Don’t tell my human, but this post is coming to you by me.
It’s hard to take a good selfie without opposable thumbs, so don’t judge. I’ll try to only use photos my human has already taken from now on.
My human, who normally writes these posts, is busy. She’s been babbling about not knowing how she was going to get this post done with spring break and other things that mean nothing to me except an annoying interruption to my sleep schedule. However, since she feed me regularly this week, and even cleaned my water bowl, I decided to give her a break.
I help her a lot while she’s on the computer. It’s how I learned to type. It’s also how I know there are lots of posts floating around that highlight all the hard work a self-published author does each time they complete another book. To my dismay, none of these tell you what the cat does.
I’m sure you’ve heard the saying, “Behind every good author is a purrfect cat.”
Allow me to enlighten you of the cat’s roll in the book publishing process. While this tells you what I do, I can assure you that it’s the same for all other cats.
You know that voice authors sometimes say they hear in their head? The crazy ones think it’s their characters speaking to them. Sorry, no—it’s the cat. I guide my human to make sure she keeps her characters on track. I purr and show my belly when she gets it right. If it’s wrong, then I poke her in the face until she understands.
Another important role I have is distraction blocking. I watch—from all angles—and am prepared to jump into action the moment something tries to pull my human’s attention away from writing. Some think that squirrels are the largest threat, but really it’s the leaves. They blow around outside the windows from all directions, causing my human to glance up repeatedly. That’s when I pounce, and bring her focus back where it needs to be.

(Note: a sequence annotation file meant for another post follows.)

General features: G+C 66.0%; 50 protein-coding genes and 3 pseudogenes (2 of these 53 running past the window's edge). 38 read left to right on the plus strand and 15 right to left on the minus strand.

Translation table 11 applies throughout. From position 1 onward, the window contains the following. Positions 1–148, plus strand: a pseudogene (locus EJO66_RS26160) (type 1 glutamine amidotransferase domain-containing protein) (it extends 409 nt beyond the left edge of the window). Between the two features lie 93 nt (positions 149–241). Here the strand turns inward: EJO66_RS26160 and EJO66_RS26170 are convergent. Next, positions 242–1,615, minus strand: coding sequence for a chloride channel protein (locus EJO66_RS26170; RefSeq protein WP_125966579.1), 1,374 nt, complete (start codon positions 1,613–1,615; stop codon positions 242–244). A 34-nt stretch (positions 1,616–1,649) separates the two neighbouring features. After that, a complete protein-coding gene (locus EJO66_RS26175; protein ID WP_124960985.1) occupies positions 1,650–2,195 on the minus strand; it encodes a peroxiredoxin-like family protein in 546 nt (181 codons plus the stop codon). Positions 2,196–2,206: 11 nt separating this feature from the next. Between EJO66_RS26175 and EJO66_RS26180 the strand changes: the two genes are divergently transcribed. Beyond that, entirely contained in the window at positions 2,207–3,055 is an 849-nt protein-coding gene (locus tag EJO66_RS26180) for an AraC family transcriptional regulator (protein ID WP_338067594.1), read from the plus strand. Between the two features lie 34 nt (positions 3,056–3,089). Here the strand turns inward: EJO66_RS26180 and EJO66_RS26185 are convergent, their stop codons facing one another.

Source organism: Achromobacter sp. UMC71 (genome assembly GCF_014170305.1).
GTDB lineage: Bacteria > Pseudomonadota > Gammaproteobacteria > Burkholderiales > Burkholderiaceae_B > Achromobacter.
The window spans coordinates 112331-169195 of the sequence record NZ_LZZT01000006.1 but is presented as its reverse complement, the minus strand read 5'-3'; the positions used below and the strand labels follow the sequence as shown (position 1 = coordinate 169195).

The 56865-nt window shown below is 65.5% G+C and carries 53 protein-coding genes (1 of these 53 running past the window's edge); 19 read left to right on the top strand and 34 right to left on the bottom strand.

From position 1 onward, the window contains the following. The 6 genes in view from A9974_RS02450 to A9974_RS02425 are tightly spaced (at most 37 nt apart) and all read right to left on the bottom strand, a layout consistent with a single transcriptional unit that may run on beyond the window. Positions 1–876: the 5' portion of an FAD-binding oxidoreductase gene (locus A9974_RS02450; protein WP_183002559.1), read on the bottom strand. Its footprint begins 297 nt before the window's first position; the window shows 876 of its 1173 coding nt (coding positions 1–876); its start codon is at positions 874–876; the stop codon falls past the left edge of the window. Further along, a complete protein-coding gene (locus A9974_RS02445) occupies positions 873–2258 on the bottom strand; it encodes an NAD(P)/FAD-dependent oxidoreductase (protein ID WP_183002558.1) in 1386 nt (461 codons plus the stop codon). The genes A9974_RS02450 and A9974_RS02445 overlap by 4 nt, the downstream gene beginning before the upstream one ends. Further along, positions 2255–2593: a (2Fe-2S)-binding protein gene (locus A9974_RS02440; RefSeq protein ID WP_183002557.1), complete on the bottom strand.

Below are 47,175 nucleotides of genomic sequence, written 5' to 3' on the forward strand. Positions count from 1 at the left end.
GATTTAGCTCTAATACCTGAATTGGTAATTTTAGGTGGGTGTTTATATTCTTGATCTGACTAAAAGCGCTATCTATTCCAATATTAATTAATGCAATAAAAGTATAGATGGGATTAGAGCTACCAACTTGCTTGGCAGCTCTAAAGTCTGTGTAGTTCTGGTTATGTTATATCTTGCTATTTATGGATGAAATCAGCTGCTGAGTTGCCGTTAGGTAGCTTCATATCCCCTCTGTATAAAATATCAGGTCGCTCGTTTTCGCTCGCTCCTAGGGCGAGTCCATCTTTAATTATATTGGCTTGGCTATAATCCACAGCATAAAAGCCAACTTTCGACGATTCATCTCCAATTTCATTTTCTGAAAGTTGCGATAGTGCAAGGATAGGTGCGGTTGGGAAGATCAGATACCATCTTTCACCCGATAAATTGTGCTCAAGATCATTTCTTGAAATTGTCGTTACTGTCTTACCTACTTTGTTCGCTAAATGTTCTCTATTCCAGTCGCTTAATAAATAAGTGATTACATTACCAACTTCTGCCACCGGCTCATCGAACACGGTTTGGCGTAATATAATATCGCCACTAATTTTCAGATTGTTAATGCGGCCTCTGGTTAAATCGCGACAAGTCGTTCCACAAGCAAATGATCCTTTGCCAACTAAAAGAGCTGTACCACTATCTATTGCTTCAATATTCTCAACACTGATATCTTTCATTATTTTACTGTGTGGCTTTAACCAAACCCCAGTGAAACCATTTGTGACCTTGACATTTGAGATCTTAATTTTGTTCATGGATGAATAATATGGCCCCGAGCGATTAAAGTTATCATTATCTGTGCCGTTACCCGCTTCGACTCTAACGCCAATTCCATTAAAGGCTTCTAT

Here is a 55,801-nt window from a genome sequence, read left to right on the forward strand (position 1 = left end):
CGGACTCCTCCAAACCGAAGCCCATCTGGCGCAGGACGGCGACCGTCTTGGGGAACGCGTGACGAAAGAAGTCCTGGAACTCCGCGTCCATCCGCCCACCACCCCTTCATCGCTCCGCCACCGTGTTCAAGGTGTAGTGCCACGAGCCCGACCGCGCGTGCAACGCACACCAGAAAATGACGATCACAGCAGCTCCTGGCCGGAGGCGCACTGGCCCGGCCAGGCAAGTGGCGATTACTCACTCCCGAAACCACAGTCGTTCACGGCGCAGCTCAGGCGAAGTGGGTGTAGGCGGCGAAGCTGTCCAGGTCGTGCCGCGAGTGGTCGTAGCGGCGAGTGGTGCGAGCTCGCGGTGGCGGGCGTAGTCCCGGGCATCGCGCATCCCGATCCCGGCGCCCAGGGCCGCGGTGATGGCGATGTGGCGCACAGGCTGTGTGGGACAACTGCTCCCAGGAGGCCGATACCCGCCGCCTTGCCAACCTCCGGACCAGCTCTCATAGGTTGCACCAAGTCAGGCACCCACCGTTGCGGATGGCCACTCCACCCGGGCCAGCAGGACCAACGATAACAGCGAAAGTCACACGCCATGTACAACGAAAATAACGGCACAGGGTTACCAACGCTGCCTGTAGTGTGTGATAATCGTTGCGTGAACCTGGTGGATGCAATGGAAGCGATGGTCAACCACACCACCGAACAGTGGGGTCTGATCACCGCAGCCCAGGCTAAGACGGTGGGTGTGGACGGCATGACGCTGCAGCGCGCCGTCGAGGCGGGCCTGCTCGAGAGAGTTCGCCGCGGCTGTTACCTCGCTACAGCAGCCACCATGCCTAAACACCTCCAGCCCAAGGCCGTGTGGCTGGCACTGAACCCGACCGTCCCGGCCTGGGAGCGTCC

After what the human calls a manuscript is done, I do what my human calls editing. I read this manuscript, and point out the areas where she missed the mark. With all the poking during the typing process, I’m not sure how there are always so many mistakes. But she is only human after all.
Another thing I do for my human author is shipment inspection. No human knows boxes better than cats. Once my human has removed all the books from the box, it is my job to go in and perform the quality check. I ensure the box is free of tears, can hold the proper temperature, and has the appropriate level of concealment. Once the box inspection is complete, I move to the packing paper. This is tested to make sure it has the appropriate ‘crunching’ sound. Humans are too dense to understand why these factors are important to the overall success of book production, so I won’t even attempt to explain.
Finally, I make sure that the all important author throne is held to a comfortable temperature. Humans take for granted the way a properly heated rear end helps sharpen one’s focus. Cats know this. We understand the critical role heat plays in everyday function.
There are many, many more ways the cat keeps their human author on track. But it is now time for my nap, so I must end after one final thought:
If you’ve ever read a book that you didn’t enjoy, then that human author has a dog.